Q. Shortly after my accident I settled my case and signed a “release” without consulting a lawyer. Later I found out I had more serious injuries. Can I get more money?

A. Probably not. If you signed a “release of all claims,” you likely have lost your right to make another claim. Only in very limited circumstances can a person undo a settlement he or she signed. This is one of the main reasons why it’s vital to consult your lawyer before settling your accident claim or signing anything from the other side or an insurance company.

5

Q. How do I know how much to settle my accident claim for?

A. This is a crucial question, since once your claim is settled, you usually cannot get more compensation. You often cannot get a good idea of what a fair settlement is until you know the full extent of your injuries and losses. Your lawyer can be especially helpful in advising you how much to settle your accident claim for, since lawyers know all the different types of damages you can receive after an accident. They also know what courts have awarded for accidents and injuries like yours, and can evaluate the strength of your case. By considering these and other factors, your lawyer can help estimate the value of your claim. You can then evaluate if a settlement offer is fair.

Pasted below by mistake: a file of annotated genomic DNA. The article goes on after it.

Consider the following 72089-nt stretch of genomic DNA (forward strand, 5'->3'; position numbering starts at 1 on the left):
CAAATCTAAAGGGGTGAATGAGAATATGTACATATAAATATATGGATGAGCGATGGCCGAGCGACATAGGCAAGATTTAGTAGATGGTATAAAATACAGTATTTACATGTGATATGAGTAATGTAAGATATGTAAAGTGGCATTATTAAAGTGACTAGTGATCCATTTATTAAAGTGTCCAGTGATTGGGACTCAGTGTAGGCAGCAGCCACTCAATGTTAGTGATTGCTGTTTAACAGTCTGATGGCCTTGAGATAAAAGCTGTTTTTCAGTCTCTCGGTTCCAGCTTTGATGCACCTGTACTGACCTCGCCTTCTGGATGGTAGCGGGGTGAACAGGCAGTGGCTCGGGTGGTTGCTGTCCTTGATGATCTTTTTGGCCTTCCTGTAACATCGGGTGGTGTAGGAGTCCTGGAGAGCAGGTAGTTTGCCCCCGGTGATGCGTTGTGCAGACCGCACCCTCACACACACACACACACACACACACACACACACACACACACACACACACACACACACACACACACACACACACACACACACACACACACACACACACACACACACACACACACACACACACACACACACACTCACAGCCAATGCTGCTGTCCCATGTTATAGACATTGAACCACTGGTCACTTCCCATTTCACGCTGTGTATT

Auto Accidents

1

Q. What should I do if I am in an auto accident?

A. After medical attention has been summoned for anyone injured, obtain important information, including the name, address and phone number of the other driver and witnesses, as well as information about the other car, including its make, model, year, license number and vehicle id number. If the other driver is not the car’s owner, obtain the owner’s name. Also make a diagram of the accident and write down what happened.